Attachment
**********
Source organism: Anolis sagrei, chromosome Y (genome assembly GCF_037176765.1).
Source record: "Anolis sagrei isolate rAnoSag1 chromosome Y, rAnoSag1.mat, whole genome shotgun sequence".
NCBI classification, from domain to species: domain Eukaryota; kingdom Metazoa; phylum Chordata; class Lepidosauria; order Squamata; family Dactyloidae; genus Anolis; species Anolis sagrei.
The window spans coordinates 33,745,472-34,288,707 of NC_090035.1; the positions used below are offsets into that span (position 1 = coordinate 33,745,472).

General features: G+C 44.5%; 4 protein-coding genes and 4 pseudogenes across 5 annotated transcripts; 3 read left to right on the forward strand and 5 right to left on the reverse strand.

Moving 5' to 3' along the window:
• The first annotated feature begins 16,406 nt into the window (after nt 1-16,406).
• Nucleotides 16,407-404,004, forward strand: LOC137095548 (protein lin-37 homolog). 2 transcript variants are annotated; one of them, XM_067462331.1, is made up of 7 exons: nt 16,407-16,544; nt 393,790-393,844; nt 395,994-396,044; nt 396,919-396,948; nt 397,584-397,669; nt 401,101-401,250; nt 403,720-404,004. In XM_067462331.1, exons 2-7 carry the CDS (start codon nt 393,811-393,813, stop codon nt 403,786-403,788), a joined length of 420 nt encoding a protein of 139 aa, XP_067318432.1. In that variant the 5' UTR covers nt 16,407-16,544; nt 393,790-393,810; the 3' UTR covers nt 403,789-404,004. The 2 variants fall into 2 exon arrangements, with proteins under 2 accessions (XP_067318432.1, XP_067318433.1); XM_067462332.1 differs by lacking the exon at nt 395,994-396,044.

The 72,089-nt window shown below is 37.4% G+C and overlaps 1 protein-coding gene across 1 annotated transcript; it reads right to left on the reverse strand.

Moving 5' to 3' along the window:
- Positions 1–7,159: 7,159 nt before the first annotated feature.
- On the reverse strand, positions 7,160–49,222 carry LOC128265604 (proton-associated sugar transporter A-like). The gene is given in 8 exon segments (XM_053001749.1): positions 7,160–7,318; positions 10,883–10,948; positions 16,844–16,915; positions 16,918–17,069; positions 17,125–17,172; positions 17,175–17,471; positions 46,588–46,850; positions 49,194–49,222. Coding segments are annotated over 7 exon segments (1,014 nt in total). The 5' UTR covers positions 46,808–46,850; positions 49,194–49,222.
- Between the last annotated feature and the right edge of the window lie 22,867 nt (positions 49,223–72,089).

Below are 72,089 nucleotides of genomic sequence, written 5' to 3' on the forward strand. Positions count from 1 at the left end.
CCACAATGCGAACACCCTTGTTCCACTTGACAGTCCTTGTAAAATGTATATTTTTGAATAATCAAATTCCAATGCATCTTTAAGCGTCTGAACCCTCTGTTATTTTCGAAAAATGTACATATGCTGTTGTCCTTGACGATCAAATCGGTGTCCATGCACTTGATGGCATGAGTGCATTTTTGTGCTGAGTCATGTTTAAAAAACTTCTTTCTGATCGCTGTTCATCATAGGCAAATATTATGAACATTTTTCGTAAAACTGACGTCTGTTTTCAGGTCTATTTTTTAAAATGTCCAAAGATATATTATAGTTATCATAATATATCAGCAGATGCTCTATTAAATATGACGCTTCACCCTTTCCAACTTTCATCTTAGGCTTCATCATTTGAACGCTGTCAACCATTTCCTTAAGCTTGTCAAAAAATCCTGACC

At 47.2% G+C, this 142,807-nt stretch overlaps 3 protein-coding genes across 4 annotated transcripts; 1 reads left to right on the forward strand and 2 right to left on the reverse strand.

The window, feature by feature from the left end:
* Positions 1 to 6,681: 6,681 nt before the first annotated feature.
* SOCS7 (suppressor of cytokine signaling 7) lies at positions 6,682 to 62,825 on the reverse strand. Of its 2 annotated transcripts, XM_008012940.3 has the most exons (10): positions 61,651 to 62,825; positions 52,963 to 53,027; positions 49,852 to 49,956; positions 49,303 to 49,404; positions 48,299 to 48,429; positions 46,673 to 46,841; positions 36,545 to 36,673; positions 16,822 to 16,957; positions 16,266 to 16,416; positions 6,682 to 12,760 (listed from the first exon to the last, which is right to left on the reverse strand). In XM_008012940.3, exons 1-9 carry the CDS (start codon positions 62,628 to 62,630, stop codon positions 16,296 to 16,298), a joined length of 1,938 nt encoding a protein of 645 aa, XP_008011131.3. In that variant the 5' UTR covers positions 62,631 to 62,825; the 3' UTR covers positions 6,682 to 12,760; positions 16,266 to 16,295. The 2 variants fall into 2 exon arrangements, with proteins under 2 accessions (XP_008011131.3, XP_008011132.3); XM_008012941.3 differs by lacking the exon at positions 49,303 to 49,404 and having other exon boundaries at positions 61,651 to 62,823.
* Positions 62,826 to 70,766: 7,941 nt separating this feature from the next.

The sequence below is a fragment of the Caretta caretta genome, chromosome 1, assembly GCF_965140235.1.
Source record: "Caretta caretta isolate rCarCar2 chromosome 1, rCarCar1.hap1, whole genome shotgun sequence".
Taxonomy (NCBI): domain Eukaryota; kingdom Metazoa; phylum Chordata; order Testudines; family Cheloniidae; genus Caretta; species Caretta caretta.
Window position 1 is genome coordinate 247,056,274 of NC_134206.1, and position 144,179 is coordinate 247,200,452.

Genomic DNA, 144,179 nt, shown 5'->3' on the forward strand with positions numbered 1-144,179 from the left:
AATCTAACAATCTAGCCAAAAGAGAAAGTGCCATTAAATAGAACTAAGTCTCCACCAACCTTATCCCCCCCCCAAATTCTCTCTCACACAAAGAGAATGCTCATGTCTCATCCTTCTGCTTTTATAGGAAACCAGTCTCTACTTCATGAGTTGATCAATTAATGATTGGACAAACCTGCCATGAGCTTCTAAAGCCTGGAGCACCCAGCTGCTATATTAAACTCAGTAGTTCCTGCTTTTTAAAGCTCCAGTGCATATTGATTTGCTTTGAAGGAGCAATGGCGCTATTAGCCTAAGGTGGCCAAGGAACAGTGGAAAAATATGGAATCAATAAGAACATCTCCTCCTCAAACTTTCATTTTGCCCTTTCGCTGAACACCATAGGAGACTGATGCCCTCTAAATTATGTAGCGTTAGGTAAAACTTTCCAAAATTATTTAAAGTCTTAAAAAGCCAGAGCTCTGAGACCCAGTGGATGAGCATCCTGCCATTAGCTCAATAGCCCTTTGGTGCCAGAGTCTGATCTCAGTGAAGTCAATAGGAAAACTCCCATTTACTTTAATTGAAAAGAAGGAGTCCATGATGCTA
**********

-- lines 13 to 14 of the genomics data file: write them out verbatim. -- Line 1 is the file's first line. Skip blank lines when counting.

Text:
- Between the last annotated feature and the right edge of the window lie 22,867 nt (positions 49,223–72,089).

Below are 72,089 nucleotides of genomic sequence, written 5' to 3' on the forward strand. Positions count from 1 at the left end.